The Federal Government on Wednesday described as ‘unpatriotic, desperate and toxic’ the type of opposition politics being played by Peoples Democratic Party and its presidential candidate in the February 23 presidential election, Atiku Abubakar.
According to the government, the type of politics being played by the opposition party if left unchecked could derail the country’s democracy.
Minister of Information and Culture, Mr Lai Mohammed, gave the government’s position in Abuja while speaking with State House Correspondents at the Presidential Villa Abuja.
Speaking further, the Minister alleged that PDP and Atiku, who is Nigeria’s former Vice President were doing everything possible to sabotage the Buhari administration.
He spoke in detail, “The Federal Government has strongly decried the increasingly unpatriotic and desperate opposition politics being played by the PDP and its presidential candidate, Alhaji Atiku Abubakar, warning that such dead-end opposition could be toxic for the nation’s democracy if left unchecked.
“Never in the history of politics in Nigeria has an opposition party and its presidential candidate exhibited the kind of desperate tactics being deployed by the duo of the PDP and its flagbearer, especially since President Muhammadu Buhari overwhelmingly defeated Atiku to win the 2019 presidential election.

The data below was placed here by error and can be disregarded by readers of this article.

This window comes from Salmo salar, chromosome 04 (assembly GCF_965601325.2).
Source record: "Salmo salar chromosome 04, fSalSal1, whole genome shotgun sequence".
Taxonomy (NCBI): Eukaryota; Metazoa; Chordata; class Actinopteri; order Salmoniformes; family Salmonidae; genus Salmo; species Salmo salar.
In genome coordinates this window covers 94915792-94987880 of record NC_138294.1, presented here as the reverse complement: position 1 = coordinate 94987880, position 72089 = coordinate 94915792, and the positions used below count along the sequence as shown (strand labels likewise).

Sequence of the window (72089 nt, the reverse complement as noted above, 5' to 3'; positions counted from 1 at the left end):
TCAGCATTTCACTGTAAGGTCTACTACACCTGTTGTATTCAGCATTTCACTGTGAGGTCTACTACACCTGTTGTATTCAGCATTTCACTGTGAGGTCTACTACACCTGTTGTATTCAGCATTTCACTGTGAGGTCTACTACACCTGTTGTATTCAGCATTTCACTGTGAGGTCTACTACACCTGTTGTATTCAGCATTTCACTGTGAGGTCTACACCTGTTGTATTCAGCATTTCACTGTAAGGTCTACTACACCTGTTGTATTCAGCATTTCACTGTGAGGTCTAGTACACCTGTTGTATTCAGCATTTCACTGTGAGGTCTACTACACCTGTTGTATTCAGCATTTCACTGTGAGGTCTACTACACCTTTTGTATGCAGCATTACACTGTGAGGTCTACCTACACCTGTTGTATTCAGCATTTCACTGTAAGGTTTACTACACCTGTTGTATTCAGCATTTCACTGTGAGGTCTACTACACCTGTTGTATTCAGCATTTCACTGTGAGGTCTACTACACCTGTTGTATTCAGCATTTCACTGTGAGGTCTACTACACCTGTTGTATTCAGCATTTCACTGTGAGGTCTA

“Either by themselves or via their proxies, the PDP and its presidential candidate are doing everything possible to sabotage the Buhari administration, generally overheat the polity and make Nigeria seemingly ungovernable, especially through their public utterances and their poorly-thought-out press releases before and after the 2019 general elections. Unless they quickly retrace their steps, they may, sooner than later, over-reach themselves.
“For those who may be quick to accuse the government of crying wolf, the pre-election statement credited to the former Vice-President, that unless Nigerians voted out the APC administration, killings by herdsmen would continue and ultimately spark a series of ethno-religious crises that would be irreversible, was looking more like a Freudian slip than anything else.”